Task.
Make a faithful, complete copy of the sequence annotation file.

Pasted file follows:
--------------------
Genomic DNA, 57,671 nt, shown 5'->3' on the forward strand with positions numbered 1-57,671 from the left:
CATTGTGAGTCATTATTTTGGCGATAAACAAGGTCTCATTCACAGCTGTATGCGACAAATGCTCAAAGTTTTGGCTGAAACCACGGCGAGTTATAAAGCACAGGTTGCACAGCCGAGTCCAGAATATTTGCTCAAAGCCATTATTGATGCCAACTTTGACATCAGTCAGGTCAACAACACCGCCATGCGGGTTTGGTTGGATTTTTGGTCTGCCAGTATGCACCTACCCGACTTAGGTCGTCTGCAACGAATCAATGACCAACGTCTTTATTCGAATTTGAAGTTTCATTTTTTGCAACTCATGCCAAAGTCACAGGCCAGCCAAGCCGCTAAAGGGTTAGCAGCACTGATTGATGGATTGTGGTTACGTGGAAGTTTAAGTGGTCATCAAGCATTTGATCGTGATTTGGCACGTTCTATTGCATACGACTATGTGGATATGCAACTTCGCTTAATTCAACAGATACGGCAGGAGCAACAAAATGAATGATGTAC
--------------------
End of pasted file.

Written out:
Genomic DNA, 57,671 nt, shown 5'->3' on the forward strand with positions numbered 1-57,671 from the left:
CATTGTGAGTCATTATTTTGGCGATAAACAAGGTCTCATTCACAGCTGTATGCGACAAATGCTCAAAGTTTTGGCTGAAACCACGGCGAGTTATAAAGCACAGGTTGCACAGCCGAGTCCAGAATATTTGCTCAAAGCCATTATTGATGCCAACTTTGACATCAGTCAGGTCAACAACACCGCCATGCGGGTTTGGTTGGATTTTTGGTCTGCCAGTATGCACCTACCCGACTTAGGTCGTCTGCAACGAATCAATGACCAACGTCTTTATTCGAATTTGAAGTTTCATTTTTTGCAACTCATGCCAAAGTCACAGGCCAGCCAAGCCGCTAAAGGGTTAGCAGCACTGATTGATGGATTGTGGTTACGTGGAAGTTTAAGTGGTCATCAAGCATTTGATCGTGATTTGGCACGTTCTATTGCATACGACTATGTGGATATGCAACTTCGCTTAATTCAACAGATACGGCAGGAGCAACAAAATGAATGATGTAC